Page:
Top 5 Reasons Why Yoga is Great for Girls

I’ve had a love affair with yoga for more than 20 years. That’s a relatively short time, considering yoga has been around for more than 5,000! From taking my very first class as a young woman in my early 20s, to practicing and teaching yoga for almost 20 years, yoga has provided me with a foundation and set of tools for personal growth, evolution and expansion in profound and life changing ways.   

The yoga that I practice has evolved, just like I have, over the years, and has helped me learn how to be a better person, friend, partner, mother, and businesswoman.  It provides me a rich framework to enjoy and savor the joys in life, to embrace my mistakes and challenges with greater peace, confidence and compassion. 

I strongly believe yoga is beneficial for girls to learn and practice because what we learn on the mat translates to living a richer life off the mat, and here’s why:

1.) Coordination/Alignment: The base of the word yoga comes from the root “yuj” which means to yoke or bring into union, to connect and align. Ancient yogis understood that the practice of yoga helped our thoughts (mind) and bodies come into a state of equanimity. 

On a physical level working with yoga poses and certain breathing techniques helps the mind and body to learn how to better work together in a coordinated way. 

The more we work with our body by practicing the poses, the more we understand our postural alignment within the poses and the nuances of movement and breath as well as our thoughts and perceptions as they arise. We begin to become more coordinated managing it all as we come into greater alignment with both our inner and outer selves.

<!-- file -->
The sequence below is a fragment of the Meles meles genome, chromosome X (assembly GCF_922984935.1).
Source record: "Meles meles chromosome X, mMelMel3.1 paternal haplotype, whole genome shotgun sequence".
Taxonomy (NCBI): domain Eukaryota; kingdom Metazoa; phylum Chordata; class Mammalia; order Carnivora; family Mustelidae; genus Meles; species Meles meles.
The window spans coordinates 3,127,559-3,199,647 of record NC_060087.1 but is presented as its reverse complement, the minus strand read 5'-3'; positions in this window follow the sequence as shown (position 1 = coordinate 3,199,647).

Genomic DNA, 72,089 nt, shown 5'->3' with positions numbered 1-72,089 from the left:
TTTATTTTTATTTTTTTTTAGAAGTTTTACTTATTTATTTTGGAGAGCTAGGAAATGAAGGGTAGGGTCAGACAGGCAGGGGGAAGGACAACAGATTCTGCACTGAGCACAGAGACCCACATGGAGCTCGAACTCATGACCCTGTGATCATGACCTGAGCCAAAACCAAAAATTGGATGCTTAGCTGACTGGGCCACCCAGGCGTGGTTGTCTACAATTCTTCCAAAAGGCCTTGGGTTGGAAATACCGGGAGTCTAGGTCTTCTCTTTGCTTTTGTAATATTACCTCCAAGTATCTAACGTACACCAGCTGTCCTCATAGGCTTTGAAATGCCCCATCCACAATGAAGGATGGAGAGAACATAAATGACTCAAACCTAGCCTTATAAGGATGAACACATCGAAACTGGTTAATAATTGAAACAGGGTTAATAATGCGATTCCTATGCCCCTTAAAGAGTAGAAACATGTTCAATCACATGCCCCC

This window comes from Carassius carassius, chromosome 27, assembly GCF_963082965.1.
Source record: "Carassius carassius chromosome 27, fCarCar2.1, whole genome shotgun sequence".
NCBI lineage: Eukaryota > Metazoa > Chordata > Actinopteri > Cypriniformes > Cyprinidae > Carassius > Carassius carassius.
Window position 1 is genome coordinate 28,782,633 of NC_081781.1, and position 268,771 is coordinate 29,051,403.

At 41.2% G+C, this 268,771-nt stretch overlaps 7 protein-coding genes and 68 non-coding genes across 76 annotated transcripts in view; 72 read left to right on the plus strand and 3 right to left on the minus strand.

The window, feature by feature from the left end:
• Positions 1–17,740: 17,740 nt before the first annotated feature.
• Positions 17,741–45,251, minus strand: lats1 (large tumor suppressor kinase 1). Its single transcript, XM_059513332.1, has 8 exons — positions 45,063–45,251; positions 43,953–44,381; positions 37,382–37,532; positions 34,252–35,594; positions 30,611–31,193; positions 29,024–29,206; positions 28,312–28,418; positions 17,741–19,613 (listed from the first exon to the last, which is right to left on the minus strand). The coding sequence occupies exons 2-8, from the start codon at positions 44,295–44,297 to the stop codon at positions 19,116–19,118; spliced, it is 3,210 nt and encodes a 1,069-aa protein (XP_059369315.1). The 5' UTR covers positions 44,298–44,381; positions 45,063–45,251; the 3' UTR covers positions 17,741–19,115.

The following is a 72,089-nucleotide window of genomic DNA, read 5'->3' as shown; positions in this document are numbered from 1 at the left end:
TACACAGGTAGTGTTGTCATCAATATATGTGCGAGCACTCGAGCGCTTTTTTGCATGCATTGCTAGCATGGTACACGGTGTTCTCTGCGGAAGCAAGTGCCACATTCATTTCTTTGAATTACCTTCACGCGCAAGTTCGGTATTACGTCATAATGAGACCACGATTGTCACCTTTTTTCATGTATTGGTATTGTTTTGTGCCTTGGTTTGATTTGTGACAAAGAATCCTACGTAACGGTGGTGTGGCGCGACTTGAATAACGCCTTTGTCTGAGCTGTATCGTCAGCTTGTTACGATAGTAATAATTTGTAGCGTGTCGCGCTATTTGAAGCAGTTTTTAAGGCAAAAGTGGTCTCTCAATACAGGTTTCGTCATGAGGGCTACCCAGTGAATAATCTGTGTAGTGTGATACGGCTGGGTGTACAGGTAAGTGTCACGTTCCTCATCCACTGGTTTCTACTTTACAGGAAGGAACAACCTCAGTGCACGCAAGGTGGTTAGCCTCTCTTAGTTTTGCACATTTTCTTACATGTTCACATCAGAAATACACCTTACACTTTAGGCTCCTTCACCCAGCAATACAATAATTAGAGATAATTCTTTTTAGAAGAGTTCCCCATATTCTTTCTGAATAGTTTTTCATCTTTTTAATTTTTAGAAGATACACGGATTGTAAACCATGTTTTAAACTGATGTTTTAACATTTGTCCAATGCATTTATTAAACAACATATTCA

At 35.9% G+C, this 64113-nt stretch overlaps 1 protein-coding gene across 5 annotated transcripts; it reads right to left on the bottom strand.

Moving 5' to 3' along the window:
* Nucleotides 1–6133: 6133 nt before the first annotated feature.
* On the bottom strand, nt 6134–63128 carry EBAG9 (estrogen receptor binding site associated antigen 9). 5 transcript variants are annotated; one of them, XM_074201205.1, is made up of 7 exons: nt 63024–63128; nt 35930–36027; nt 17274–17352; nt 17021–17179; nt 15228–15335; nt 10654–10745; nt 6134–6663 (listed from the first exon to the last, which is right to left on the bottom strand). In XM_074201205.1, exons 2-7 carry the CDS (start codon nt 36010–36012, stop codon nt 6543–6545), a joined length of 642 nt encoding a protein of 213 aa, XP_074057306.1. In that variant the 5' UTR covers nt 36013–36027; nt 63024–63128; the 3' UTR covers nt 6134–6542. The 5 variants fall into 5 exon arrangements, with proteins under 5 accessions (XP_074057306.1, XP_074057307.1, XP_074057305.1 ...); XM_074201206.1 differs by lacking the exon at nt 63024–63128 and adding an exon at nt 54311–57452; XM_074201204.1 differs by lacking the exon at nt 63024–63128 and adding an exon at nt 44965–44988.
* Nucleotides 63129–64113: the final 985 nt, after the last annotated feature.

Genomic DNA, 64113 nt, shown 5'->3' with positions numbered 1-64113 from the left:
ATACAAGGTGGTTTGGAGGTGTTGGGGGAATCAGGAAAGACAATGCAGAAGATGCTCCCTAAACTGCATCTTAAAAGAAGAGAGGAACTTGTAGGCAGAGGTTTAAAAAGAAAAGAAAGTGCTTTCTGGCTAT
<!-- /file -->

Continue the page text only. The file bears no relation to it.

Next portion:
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The body itself is perceived  simultaneously through both the left and right side of the brain. These parallel processes are reflected in the mind’s capacity to perceive the body as both subject and object, as both I and “it” at the same time. This access, both to direct and subjective experience and observation of the self with a perspective, provides a person with a dynamic fulcrum from which to explore the overall experience of one’s own self, both inwardly and outwardly. (Pallaro, 2007a). This is an extremely important point, as being aware of and connected to our bodies in a positive way creates confidence on the inside and out. 

2.) Confidence:

There is a difference between bravado and confidence. Confidence doesn’t mean you always appear strong and invincible. We can be confident in who we are and confident in how we feel—when we let our guard down, and not pretend we are anything other than who we are in each moment… happy… angry… sad... vulnerable… ecstatic... bored… tired… thrilled... cranky... in love.

We can think a lot about confidence. We can talk about tips to make us feel more confident. Yoga helps confidence live in both the body and the mind. We think and feel confident when we practice Yoga. Yoga creates a space and place to feel  confident, in all its permutations, to explore it curiously and EMBODY confidence.